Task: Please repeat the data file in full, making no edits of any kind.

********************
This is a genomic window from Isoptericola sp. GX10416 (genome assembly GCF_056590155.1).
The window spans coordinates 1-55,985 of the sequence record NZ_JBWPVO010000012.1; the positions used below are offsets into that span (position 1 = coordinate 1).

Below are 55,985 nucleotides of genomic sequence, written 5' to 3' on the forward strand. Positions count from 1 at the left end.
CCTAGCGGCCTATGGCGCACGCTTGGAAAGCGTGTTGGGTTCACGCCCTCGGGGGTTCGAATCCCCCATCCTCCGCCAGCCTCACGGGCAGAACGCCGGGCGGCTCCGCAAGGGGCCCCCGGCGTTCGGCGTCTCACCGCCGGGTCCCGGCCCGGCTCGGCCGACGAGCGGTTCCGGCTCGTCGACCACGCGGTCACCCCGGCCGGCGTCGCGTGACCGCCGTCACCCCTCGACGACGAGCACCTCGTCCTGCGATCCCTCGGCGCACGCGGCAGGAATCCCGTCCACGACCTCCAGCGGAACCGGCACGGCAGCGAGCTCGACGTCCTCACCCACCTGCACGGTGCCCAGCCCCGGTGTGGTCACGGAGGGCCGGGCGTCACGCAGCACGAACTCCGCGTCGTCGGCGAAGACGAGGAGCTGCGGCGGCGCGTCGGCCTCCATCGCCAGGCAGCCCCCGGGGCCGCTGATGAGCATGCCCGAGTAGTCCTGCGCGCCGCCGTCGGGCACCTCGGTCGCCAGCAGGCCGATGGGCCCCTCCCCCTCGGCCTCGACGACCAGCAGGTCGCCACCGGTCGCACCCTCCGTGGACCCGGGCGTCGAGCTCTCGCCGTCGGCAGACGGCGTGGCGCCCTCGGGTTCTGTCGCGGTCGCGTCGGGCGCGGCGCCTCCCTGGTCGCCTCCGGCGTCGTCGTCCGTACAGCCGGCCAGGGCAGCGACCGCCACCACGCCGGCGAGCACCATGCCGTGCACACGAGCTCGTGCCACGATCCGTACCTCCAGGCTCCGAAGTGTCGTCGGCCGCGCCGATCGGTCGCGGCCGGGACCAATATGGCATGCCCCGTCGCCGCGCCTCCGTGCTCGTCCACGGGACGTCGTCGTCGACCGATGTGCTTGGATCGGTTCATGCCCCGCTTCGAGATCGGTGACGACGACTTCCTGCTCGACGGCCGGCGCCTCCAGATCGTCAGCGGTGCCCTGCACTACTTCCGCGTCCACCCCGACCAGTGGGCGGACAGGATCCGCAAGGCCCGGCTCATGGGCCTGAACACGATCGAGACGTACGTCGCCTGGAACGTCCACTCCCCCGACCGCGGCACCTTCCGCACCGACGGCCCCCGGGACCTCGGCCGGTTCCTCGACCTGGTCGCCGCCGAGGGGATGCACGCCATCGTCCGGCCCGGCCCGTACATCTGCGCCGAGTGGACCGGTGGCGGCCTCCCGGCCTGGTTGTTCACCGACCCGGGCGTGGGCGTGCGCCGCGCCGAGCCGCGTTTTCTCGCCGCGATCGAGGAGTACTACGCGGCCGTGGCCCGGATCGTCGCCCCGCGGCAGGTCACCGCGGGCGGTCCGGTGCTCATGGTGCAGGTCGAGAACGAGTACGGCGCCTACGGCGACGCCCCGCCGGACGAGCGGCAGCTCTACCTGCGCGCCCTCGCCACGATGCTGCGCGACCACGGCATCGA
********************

This is a genomic window from Isoptericola sp. GX10416 (genome assembly GCF_056590155.1).
The window spans coordinates 1-55,985 of the sequence record NZ_JBWPVO010000012.1; the positions used below are offsets into that span (position 1 = coordinate 1).

Below are 55,985 nucleotides of genomic sequence, written 5' to 3' on the forward strand. Positions count from 1 at the left end.
CCTAGCGGCCTATGGCGCACGCTTGGAAAGCGTGTTGGGTTCACGCCCTCGGGGGTTCGAATCCCCCATCCTCCGCCAGCCTCACGGGCAGAACGCCGGGCGGCTCCGCAAGGGGCCCCCGGCGTTCGGCGTCTCACCGCCGGGTCCCGGCCCGGCTCGGCCGACGAGCGGTTCCGGCTCGTCGACCACGCGGTCACCCCGGCCGGCGTCGCGTGACCGCCGTCACCCCTCGACGACGAGCACCTCGTCCTGCGATCCCTCGGCGCACGCGGCAGGAATCCCGTCCACGACCTCCAGCGGAACCGGCACGGCAGCGAGCTCGACGTCCTCACCCACCTGCACGGTGCCCAGCCCCGGTGTGGTCACGGAGGGCCGGGCGTCACGCAGCACGAACTCCGCGTCGTCGGCGAAGACGAGGAGCTGCGGCGGCGCGTCGGCCTCCATCGCCAGGCAGCCCCCGGGGCCGCTGATGAGCATGCCCGAGTAGTCCTGCGCGCCGCCGTCGGGCACCTCGGTCGCCAGCAGGCCGATGGGCCCCTCCCCCTCGGCCTCGACGACCAGCAGGTCGCCACCGGTCGCACCCTCCGTGGACCCGGGCGTCGAGCTCTCGCCGTCGGCAGACGGCGTGGCGCCCTCGGGTTCTGTCGCGGTCGCGTCGGGCGCGGCGCCTCCCTGGTCGCCTCCGGCGTCGTCGTCCGTACAGCCGGCCAGGGCAGCGACCGCCACCACGCCGGCGAGCACCATGCCGTGCACACGAGCTCGTGCCACGATCCGTACCTCCAGGCTCCGAAGTGTCGTCGGCCGCGCCGATCGGTCGCGGCCGGGACCAATATGGCATGCCCCGTCGCCGCGCCTCCGTGCTCGTCCACGGGACGTCGTCGTCGACCGATGTGCTTGGATCGGTTCATGCCCCGCTTCGAGATCGGTGACGACGACTTCCTGCTCGACGGCCGGCGCCTCCAGATCGTCAGCGGTGCCCTGCACTACTTCCGCGTCCACCCCGACCAGTGGGCGGACAGGATCCGCAAGGCCCGGCTCATGGGCCTGAACACGATCGAGACGTACGTCGCCTGGAACGTCCACTCCCCCGACCGCGGCACCTTCCGCACCGACGGCCCCCGGGACCTCGGCCGGTTCCTCGACCTGGTCGCCGCCGAGGGGATGCACGCCATCGTCCGGCCCGGCCCGTACATCTGCGCCGAGTGGACCGGTGGCGGCCTCCCGGCCTGGTTGTTCACCGACCCGGGCGTGGGCGTGCGCCGCGCCGAGCCGCGTTTTCTCGCCGCGATCGAGGAGTACTACGCGGCCGTGGCCCGGATCGTCGCCCCGCGGCAGGTCACCGCGGGCGGTCCGGTGCTCATGGTGCAGGTCGAGAACGAGTACGGCGCCTACGGCGACGCCCCGCCGGACGAGCGGCAGCTCTACCTGCGCGCCCTCGCCACGATGCTGCGCGACCACGGCATCGA